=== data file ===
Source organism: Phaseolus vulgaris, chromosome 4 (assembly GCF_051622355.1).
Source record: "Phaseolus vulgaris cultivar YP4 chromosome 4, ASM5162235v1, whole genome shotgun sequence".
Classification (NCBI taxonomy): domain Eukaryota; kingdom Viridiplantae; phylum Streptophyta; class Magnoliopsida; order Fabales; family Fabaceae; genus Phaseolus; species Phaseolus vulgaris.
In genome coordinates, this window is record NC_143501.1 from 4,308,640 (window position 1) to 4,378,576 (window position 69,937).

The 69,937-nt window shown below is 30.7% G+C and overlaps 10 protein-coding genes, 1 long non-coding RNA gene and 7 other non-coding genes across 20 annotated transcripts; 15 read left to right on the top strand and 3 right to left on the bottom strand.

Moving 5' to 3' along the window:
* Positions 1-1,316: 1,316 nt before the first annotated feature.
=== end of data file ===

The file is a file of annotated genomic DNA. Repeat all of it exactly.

Source organism: Phaseolus vulgaris, chromosome 4 (assembly GCF_051622355.1).
Source record: "Phaseolus vulgaris cultivar YP4 chromosome 4, ASM5162235v1, whole genome shotgun sequence".
Classification (NCBI taxonomy): domain Eukaryota; kingdom Viridiplantae; phylum Streptophyta; class Magnoliopsida; order Fabales; family Fabaceae; genus Phaseolus; species Phaseolus vulgaris.
In genome coordinates, this window is record NC_143501.1 from 4,308,640 (window position 1) to 4,378,576 (window position 69,937).

The 69,937-nt window shown below is 30.7% G+C and overlaps 10 protein-coding genes, 1 long non-coding RNA gene and 7 other non-coding genes across 20 annotated transcripts; 15 read left to right on the top strand and 3 right to left on the bottom strand.

Moving 5' to 3' along the window:
* Positions 1-1,316: 1,316 nt before the first annotated feature.